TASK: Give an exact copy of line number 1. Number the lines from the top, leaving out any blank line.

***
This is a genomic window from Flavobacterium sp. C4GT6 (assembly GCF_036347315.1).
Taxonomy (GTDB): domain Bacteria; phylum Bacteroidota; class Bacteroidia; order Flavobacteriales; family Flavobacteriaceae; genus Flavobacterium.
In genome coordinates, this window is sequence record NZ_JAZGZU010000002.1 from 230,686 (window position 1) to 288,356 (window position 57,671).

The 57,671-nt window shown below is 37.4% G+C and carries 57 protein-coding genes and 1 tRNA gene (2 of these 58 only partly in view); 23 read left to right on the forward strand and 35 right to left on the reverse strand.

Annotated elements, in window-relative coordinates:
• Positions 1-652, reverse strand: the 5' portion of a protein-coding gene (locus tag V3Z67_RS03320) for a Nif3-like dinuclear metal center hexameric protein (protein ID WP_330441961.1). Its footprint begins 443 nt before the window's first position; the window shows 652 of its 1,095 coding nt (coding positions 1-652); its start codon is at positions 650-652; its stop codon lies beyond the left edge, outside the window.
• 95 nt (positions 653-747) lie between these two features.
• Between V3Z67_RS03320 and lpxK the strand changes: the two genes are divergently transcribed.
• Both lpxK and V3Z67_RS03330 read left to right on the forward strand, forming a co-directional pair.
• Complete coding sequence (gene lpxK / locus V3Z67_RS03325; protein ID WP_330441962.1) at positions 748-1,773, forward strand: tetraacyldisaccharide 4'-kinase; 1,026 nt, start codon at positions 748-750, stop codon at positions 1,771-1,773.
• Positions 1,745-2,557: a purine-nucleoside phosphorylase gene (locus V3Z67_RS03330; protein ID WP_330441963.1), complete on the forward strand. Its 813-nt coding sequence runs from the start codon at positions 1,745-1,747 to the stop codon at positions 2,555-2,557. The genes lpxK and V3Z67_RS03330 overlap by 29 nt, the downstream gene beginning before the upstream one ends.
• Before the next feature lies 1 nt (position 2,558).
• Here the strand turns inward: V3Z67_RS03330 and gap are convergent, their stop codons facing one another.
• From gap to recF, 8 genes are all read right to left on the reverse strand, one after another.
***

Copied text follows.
This is a genomic window from Flavobacterium sp. C4GT6 (assembly GCF_036347315.1).